By Terry Trucco
Here’s a snapshot of New York, ca 1962: John F. Kennedy is POTUS. The Cuban Missile Crisis revs up the Cold War. The first James Bond movie makes a splashy debut. The average annual income is $5,556.
And the Americana Hotel opens in a gleaming 51-story concrete tower designed by Morris Lapidus.
Historic hotels aren’t exactly a rarity in New York, even if oldies like the Algonquin (1902), the Plaza (1907) and the Waldorf=Astoria (1930) grab most of the attention. Still, it’s hard to argue that 1962 was yesterday.
“The hotel was built with the idea it would play a significant role in the New York World’s Fair of 1964,” says Mark Sanders, General Manager of the Sheraton New York Hotel, long-time occupant of the impossible-to-miss building that’s celebrating its 50th birthday with a special deal September 1 (more on that later).
They built it, and people came; among the images in the hotel archives are John Lennon and Paul McCartney at a press conference announcing the formation of Apple Records and Rock Hudson autographing photos for Playboy bunnies. Scenes from the 1972 movie The Godfather were filmed in a suite. The 1976 Democratic Convention unfolded in the Imperial Ballroom.
With a bending slab façade adorned with yellow glazed bricks, the hotel looked optimistic, futuristic and sleek in a brute sort of way, an embodiment of its era. It boasted technology that left older models in the dust and was a feast of mid-century superlatives — the tallest concrete-framed structure in New York with five restaurants, 10 ballrooms, 1,780 rooms and 350 parking spaces equaling a jaw-drop total of 1 million square feet.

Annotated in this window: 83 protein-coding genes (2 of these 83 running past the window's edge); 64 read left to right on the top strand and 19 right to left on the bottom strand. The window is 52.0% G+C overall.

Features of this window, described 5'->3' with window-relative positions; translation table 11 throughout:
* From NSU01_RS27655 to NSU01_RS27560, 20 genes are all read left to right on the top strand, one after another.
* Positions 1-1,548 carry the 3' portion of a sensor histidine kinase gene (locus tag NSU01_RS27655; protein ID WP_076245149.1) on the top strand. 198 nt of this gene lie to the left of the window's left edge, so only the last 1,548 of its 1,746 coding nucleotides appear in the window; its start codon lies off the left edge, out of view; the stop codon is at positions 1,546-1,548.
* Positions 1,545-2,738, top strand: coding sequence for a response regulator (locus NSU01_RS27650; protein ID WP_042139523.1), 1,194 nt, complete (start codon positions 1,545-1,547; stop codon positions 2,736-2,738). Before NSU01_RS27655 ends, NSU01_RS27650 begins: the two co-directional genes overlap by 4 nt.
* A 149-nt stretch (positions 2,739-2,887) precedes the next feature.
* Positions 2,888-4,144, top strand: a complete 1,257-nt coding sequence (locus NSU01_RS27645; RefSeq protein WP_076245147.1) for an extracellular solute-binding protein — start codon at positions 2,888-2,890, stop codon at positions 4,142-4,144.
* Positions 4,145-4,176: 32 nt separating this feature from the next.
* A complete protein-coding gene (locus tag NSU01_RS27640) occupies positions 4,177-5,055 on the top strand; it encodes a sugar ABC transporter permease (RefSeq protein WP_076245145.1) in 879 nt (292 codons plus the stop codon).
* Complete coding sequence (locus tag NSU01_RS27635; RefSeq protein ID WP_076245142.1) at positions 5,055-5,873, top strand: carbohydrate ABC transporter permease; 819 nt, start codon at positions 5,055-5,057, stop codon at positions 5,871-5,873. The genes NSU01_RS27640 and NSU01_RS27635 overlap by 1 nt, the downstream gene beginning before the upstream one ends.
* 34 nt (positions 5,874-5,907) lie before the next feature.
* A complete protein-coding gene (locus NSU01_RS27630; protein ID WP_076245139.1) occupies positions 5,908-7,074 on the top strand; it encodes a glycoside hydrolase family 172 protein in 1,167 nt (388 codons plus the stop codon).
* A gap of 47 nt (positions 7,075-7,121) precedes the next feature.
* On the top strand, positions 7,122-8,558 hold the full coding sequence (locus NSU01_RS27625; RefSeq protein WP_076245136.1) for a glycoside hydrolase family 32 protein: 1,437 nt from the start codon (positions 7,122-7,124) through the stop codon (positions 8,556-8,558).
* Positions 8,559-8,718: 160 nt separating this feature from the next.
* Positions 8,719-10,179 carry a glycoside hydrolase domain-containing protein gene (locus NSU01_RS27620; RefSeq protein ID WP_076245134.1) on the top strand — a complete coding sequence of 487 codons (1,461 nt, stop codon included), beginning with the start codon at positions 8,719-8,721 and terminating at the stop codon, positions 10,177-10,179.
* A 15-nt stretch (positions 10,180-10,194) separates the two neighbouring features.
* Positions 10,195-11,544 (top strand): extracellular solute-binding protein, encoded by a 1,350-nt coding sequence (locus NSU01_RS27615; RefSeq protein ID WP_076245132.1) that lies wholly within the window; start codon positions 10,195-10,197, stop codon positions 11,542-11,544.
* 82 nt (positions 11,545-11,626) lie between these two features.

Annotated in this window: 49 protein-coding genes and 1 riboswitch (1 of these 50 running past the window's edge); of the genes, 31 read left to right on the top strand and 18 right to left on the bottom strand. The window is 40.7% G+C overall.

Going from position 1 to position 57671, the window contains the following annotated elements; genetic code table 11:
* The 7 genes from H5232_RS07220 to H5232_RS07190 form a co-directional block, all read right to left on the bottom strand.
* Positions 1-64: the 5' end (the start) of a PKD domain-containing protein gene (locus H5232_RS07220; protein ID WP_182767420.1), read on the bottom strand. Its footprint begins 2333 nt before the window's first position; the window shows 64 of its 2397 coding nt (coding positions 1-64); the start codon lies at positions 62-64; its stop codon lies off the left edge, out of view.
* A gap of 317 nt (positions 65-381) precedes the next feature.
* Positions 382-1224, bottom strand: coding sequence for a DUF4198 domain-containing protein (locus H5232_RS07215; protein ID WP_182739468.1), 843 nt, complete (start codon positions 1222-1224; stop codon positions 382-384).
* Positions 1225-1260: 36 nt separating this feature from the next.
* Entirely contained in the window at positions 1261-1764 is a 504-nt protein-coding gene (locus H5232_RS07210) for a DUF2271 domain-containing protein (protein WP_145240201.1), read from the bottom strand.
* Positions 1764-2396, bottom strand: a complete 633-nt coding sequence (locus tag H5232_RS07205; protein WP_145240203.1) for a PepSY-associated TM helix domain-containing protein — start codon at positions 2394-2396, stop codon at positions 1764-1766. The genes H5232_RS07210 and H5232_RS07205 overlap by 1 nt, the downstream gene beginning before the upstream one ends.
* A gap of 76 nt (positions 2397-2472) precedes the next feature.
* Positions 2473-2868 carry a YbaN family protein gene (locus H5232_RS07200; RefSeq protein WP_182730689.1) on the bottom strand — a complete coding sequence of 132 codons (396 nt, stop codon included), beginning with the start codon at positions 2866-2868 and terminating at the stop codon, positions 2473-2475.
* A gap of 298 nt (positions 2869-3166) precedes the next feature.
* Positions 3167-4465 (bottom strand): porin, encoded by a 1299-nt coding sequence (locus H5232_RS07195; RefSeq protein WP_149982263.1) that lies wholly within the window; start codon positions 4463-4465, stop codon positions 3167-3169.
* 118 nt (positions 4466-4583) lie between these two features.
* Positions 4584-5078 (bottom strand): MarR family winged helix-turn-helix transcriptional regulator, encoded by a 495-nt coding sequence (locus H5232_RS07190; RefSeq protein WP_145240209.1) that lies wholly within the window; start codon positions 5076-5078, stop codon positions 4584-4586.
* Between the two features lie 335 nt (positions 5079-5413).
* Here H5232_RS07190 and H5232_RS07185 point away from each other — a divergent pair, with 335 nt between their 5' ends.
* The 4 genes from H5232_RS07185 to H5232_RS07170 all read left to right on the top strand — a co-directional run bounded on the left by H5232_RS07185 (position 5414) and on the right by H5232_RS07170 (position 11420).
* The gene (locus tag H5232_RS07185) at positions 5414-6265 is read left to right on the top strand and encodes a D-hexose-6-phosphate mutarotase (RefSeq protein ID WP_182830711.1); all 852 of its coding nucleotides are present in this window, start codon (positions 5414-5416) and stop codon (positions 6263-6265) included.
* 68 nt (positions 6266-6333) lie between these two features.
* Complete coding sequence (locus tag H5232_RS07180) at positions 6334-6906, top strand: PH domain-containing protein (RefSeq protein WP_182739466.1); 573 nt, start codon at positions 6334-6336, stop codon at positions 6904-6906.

American Airlines owned the property for several years at the height of air travel’s heyday before Sheraton acquired and renamed it in 1979. As part of the Sheraton group, it was the first hotel in town with an 800 number.
But times change. A boutique hotel it was not. In recent years the hotel confronted a midlife crisis and often looked worn out.
So the Sheraton did what a lot of almost-50-year-olds do: the building underwent a
major facelift touching upon every inch, from infrastructure changes to accommodate new climate systems, high-tech wiring and a plethora of outlets in every room to updated guest rooms and a new restaurant overlooking Seventh Avenue. Some $200 million later, the hotel can observe its 50th birthday with upbeat room décor that includes daybeds by the windows and renovated — but snug — bathrooms as well as a lobby lined with marble and dark wood, and a large up-to-date fitness center. Up next: a makeover for the ballrooms.
Sanders praised the Lapidus building, which is enjoying renewed appreciation as a standard bearer of mid-century modernism. “I think it’s held up well,” he says. “The bones are essentially the same, which speaks not only of a timeless design but an effective design.”
Given the exterior, the renovation could have taken a mid-century modern turn. We’d love to have seen that – low sofas with tight upholstery and round pillows, amoeba-shaped coffee tables, platform beds.
But as old photos of the hotel show, the hotel was never that. “We’re a traditional hotel,” says Sanders. And the Sheraton looks comfortable in its skin.
Book the 50th Anniversary Package for September 1, and get a double room and two cocktails in the lobby for $196.20 plus tax – not quite 1962 prices but 50 percent off normal rack rates.
Sheraton New York Hotel, 811 Seventh Avenue at 52nd Street; 212 581-8000; 212 841-6400.